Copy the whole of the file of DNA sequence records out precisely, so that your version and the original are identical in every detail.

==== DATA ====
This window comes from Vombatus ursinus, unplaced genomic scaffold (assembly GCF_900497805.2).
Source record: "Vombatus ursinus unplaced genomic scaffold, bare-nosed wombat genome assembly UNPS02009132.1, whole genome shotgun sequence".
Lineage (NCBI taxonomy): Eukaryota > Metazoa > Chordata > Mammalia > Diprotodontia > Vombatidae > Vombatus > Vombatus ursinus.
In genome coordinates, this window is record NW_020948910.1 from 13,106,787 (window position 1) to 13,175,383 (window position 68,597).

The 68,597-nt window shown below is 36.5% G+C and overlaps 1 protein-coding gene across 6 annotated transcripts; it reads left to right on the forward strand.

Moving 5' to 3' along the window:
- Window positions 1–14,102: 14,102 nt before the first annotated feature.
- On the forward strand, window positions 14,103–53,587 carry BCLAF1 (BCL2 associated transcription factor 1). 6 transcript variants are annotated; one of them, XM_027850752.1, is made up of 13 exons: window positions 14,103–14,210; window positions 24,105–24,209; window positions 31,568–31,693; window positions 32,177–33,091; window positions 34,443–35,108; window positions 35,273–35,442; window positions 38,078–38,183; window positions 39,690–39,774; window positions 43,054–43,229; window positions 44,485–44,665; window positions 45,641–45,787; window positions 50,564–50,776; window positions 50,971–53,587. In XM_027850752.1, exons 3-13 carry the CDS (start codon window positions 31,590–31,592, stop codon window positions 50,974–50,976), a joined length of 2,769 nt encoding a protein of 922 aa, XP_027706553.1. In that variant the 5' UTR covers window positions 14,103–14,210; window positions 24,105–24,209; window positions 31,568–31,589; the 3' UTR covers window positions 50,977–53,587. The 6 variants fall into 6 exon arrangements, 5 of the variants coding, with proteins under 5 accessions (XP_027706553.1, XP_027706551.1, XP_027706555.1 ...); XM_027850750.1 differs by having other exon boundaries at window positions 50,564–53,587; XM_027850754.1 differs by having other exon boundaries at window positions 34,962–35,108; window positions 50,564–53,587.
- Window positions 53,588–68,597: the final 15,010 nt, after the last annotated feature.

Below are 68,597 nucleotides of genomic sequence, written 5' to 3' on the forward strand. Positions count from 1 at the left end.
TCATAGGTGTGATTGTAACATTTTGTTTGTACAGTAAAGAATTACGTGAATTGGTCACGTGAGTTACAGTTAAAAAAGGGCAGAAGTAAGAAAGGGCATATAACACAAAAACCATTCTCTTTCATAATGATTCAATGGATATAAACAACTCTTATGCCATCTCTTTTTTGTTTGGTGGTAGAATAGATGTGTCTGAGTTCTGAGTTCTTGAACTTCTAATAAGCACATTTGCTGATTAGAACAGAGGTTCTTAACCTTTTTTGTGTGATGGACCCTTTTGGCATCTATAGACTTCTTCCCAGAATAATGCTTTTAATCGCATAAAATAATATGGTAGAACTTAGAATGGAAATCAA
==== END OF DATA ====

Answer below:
This window comes from Vombatus ursinus, unplaced genomic scaffold (assembly GCF_900497805.2).
Source record: "Vombatus ursinus unplaced genomic scaffold, bare-nosed wombat genome assembly UNPS02009132.1, whole genome shotgun sequence".
Lineage (NCBI taxonomy): Eukaryota > Metazoa > Chordata > Mammalia > Diprotodontia > Vombatidae > Vombatus > Vombatus ursinus.
In genome coordinates, this window is record NW_020948910.1 from 13,106,787 (window position 1) to 13,175,383 (window position 68,597).

The 68,597-nt window shown below is 36.5% G+C and overlaps 1 protein-coding gene across 6 annotated transcripts; it reads left to right on the forward strand.

Moving 5' to 3' along the window:
- Window positions 1–14,102: 14,102 nt before the first annotated feature.
- On the forward strand, window positions 14,103–53,587 carry BCLAF1 (BCL2 associated transcription factor 1). 6 transcript variants are annotated; one of them, XM_027850752.1, is made up of 13 exons: window positions 14,103–14,210; window positions 24,105–24,209; window positions 31,568–31,693; window positions 32,177–33,091; window positions 34,443–35,108; window positions 35,273–35,442; window positions 38,078–38,183; window positions 39,690–39,774; window positions 43,054–43,229; window positions 44,485–44,665; window positions 45,641–45,787; window positions 50,564–50,776; window positions 50,971–53,587. In XM_027850752.1, exons 3-13 carry the CDS (start codon window positions 31,590–31,592, stop codon window positions 50,974–50,976), a joined length of 2,769 nt encoding a protein of 922 aa, XP_027706553.1. In that variant the 5' UTR covers window positions 14,103–14,210; window positions 24,105–24,209; window positions 31,568–31,589; the 3' UTR covers window positions 50,977–53,587. The 6 variants fall into 6 exon arrangements, 5 of the variants coding, with proteins under 5 accessions (XP_027706553.1, XP_027706551.1, XP_027706555.1 ...); XM_027850750.1 differs by having other exon boundaries at window positions 50,564–53,587; XM_027850754.1 differs by having other exon boundaries at window positions 34,962–35,108; window positions 50,564–53,587.
- Window positions 53,588–68,597: the final 15,010 nt, after the last annotated feature.

Below are 68,597 nucleotides of genomic sequence, written 5' to 3' on the forward strand. Positions count from 1 at the left end.
TCATAGGTGTGATTGTAACATTTTGTTTGTACAGTAAAGAATTACGTGAATTGGTCACGTGAGTTACAGTTAAAAAAGGGCAGAAGTAAGAAAGGGCATATAACACAAAAACCATTCTCTTTCATAATGATTCAATGGATATAAACAACTCTTATGCCATCTCTTTTTTGTTTGGTGGTAGAATAGATGTGTCTGAGTTCTGAGTTCTTGAACTTCTAATAAGCACATTTGCTGATTAGAACAGAGGTTCTTAACCTTTTTTGTGTGATGGACCCTTTTGGCATCTATAGACTTCTTCCCAGAATAATGCTTTTAATCGCATAAAATAATATGGTAGAACTTAGAATGGAAATCAA